Very nice to see that we here on this very forum got a namecheck and recommendation on the Retro Computing Roundtable discussion - they publish show notes, so see here for their links this time around:
RCR Episode 210: Computer viruses
Hope to see some of their listeners here (I think a few have already appeared) and perhaps some of our readers here will have a listen over there too, or maybe at least make a habit of perusing the links in their show notes!
There’s an mp3 on that page to listen to or to download. But also here’s the sausage being made (cued up to the mention):
Thanks to @paulhagstrom for recommending us, and to @cjs for the featured thread (the one on EDASM.)
Oh, I didn’t know RCR are doing video streams again! (They used to do so a few years ago.) – Anyway, picture or not, always a recommendation.
BTW, one of the links found in the show notes of that episode is one of the most hilarious retro computing related things, I’ve ever seen: “Make It With Punched Cards”, a book edited by The Pack-O-Fun Staff in 1971. No, it’s not another book about computing in the middle ages (as you may be mislead to infere from the title), rather, it’s a DIY book about making things like lamp shades (very fashionable) and origami from punch cards!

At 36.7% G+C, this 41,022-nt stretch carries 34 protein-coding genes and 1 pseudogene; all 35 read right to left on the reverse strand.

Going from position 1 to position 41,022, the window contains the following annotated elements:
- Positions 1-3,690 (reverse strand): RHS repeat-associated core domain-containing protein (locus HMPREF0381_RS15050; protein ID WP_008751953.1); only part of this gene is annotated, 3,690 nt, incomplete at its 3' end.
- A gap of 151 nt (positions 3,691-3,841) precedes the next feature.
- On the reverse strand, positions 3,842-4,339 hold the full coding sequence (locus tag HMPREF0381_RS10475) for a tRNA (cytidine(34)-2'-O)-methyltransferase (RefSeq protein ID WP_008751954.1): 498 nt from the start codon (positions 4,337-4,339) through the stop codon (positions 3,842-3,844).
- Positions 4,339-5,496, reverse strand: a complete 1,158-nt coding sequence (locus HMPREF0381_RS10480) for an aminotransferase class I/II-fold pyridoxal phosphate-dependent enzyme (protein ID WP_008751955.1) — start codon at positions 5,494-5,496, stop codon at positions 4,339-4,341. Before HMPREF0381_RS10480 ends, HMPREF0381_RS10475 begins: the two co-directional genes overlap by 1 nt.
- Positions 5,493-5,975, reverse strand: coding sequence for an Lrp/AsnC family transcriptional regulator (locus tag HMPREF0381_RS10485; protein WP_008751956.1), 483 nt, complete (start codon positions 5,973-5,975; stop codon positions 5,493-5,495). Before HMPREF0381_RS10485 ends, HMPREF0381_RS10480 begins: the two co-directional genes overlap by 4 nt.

To be found at archive.org:
And there’s a new episode, #211, currently YouTube only (so no show notes for the time being, but I guess, notes and stream will be soon on the website, as well):
Sadly, the book seems quite incomplete. It does say that one should use cards that have already been keypunched, but I find no information on what sort material should be on them. JCL? FORTRAN? COBOL? Perhaps even LISP or APL? Inquiring minds want to know!
I guess, it depends on your needs and personal taste, as well. E.g. column binary cards will probably provide the most of light, when used for a lamp shade, while assembler source code or symbolic cards will do less so, but may produce some distinctive band of lights, which may be quite attractive, I think, this was supposed to be covered in a follow-up publication, “Interior Design With Punched Cards”.
I distinctly recall scattering punch card confetti on complete strangers at a public 4th of July event one year. As I recall, the majority of them were non-plussed, but we had quite a bit, so…
Cool! I in general feel out of my depth around everyone here, but still. The fact you’re positively namedropped is pretty nice.
Oh, we’re positively namedropped, all of us! And yes, it is nice. The RCR people seem to have a particularly positive energy: they are happy to see something new or to learn of something. I guess they’ve been around each other for a while.
But please do contribute, with whatever encouragement, recollections, discoveries you may have. Even the like button (the ) is a useful encouragement: every writer needs feedback, everyone likes to feel valued.
I’m hoping that those here who bring lots of specialist knowledge can share it in a spirit which isn’t offputting - we’re here because we have an enthusiasm, and that ought to be part of any sharing.